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I find television very educating. Every time somebody turns on the set, I go into the other room and read a book
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  #44  
Old 03.10.2011, 19:25
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Re: Age and life

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Earlier this year, when my nephew turned 11, I realised I was exactly his age when I resolved to buy books with any pocket money I might have. So I decided to give him a special birthday present, one that would last for one year: I gave him 12 tickets, one for each month until his next birthday, and told him to show up at my mother's place each month, give her a ticket and in exchange he can have one of my books, the majority of which are still stored there.

Never have I seen a happier child. Note unlike us he's never known a world without access to the internet - but my guess is that there's something special about books that the internet can't still substitute.
What a great gift All of my fondest childhood memories involve books. In a world without electricity, there's always a good book and a candle. I often wonder what kids who don't know how to entertain themselves without a computer/tv/nintendo/etc will do when they experience a blackout.

We used to have about 80k books until this move to Switzerland and, though we have both been heavily involved in digital library projects, and I am finding some affection for my iPad and iBooks, I still feel like I've lost a part of myself in not being able to go to any of the walls that used to be covered in books and retrieve a book that I used to have. The smell, the feel and presence of a physical book can never be replaced by e-books, no matter how convenient to move or use the latter might be.
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  #45  
Old 03.10.2011, 19:42
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Re: Age and life

When we moved from the UK, the hardest thing to do was to decide which of the books had to 'go'. Sooo hard - but we culled about a third which went to a charity shop for the local hospice. We still brought about 30 large boxes of books, and one of the first thing we did was to get a huge bookcase made to host them all. Kindles might be very useful, but nothing beats a good book.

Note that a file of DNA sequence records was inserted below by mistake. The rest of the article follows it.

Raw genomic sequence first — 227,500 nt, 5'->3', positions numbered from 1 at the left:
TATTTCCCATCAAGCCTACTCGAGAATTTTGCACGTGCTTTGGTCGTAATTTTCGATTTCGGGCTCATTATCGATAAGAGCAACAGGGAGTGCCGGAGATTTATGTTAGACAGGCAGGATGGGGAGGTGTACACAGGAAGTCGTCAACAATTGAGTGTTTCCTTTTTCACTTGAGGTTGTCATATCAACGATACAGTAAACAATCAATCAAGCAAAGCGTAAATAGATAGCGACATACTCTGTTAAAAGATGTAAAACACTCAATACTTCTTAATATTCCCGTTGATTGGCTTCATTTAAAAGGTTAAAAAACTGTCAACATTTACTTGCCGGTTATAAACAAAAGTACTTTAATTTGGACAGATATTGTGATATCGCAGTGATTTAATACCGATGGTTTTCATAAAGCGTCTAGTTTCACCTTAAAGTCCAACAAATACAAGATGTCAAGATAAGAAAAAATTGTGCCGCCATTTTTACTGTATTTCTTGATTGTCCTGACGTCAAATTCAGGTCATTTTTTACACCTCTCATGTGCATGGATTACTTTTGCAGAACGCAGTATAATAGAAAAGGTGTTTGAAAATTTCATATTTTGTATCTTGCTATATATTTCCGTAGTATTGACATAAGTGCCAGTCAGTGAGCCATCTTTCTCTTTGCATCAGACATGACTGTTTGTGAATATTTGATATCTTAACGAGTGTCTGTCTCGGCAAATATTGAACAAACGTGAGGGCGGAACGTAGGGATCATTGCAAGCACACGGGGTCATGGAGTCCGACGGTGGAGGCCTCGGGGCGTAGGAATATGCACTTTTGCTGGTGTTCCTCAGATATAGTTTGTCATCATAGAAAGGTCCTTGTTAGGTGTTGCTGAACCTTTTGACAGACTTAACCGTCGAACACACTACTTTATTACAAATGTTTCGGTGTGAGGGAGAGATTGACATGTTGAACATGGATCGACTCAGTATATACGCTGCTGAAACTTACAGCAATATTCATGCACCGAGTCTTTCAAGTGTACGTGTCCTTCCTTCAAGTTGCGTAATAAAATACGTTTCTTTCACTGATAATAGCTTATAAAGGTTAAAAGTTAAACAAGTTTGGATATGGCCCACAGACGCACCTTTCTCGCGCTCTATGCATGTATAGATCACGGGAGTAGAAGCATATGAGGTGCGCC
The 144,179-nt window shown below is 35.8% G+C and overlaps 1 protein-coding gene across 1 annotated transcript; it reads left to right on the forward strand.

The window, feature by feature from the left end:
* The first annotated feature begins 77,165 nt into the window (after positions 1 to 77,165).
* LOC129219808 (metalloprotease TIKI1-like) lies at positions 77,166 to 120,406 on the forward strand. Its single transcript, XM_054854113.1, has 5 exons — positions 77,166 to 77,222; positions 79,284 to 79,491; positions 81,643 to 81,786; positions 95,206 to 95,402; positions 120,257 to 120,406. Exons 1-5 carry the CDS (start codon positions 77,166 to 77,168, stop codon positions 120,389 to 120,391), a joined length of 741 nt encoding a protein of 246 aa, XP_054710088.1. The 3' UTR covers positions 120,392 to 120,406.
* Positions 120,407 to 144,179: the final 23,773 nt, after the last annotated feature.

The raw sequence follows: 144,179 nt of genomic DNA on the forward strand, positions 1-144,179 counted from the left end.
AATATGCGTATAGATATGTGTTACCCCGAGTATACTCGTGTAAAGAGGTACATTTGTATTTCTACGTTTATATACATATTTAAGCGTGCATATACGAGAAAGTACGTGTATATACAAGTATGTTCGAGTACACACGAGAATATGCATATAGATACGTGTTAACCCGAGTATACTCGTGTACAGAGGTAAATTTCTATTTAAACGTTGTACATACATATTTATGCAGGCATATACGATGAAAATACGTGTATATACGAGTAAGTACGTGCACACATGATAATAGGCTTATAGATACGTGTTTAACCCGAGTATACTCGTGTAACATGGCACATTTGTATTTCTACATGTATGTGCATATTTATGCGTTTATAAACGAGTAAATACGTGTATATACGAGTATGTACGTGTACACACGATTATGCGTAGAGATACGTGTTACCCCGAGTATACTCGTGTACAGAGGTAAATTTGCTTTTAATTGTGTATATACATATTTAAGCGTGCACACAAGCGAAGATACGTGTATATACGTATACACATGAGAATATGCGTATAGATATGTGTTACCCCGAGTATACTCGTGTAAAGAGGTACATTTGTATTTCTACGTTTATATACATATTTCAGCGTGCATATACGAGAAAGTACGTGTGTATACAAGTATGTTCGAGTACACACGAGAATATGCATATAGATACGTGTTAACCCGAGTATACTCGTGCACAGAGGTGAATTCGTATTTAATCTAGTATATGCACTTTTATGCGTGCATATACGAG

Only one family had a TV in our part of the village when i was a kid. Every Wednesday afternoon at 4, we would all turn up, knock on the door and "Hello Mrs B, can I watch telly please' and after 1 rivetting hour of Black Beauty, Lassie or Rintintin we would file out 'Thanks Mrs B, see you Saturday'. And of course we all turned up on Saturday for our 2nd hour of t'telly. How she put up with it, I do not know. About 15 of us turned up, all sitting on the floor, with grandad and the cats on the settee.
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  #46  
Old 03.10.2011, 19:57
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Re: Age and life

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My eight year old son saw an old fashioned telephone the other day, with the round dial that you put your fingers in the hole corresponding to the number you wanted and twisted....then let go.....

He asked - "Dad, why does that telephone have a DVD with holes on the front?"
Really cute. The advantage was, when you had to use other people's phone, there was no need to ask, "Now, how the heck do I have to use this thing?"